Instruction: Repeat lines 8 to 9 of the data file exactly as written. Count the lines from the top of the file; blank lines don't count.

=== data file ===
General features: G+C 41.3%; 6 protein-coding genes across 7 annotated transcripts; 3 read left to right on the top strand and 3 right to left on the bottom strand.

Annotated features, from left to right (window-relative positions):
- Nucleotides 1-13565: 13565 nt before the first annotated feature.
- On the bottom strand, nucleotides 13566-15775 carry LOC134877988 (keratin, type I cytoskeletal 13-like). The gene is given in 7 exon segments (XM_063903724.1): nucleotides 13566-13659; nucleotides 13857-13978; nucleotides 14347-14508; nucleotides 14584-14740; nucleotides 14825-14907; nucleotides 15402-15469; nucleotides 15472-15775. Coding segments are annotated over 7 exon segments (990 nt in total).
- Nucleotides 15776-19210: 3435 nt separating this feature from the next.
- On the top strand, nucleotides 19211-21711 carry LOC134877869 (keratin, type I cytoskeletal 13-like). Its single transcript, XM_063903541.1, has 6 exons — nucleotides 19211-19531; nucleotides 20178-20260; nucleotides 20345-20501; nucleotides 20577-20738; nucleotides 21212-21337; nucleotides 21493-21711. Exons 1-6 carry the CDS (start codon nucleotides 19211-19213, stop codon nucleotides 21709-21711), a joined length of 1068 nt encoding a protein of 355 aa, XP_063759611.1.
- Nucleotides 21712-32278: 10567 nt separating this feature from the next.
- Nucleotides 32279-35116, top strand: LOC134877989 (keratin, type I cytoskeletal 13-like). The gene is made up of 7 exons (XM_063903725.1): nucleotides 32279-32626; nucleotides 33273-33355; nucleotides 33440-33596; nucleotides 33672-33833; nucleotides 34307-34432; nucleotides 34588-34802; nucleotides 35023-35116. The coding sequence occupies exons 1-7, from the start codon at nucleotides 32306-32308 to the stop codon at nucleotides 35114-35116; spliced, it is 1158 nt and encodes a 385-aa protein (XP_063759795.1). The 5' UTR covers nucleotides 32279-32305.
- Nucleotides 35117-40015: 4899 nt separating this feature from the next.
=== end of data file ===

- Nucleotides 32279-35116, top strand: LOC134877989 (keratin, type I cytoskeletal 13-like). The gene is made up of 7 exons (XM_063903725.1): nucleotides 32279-32626; nucleotides 33273-33355; nucleotides 33440-33596; nucleotides 33672-33833; nucleotides 34307-34432; nucleotides 34588-34802; nucleotides 35023-35116. The coding sequence occupies exons 1-7, from the start codon at nucleotides 32306-32308 to the stop codon at nucleotides 35114-35116; spliced, it is 1158 nt and encodes a 385-aa protein (XP_063759795.1). The 5' UTR covers nucleotides 32279-32305.
- Nucleotides 35117-40015: 4899 nt separating this feature from the next.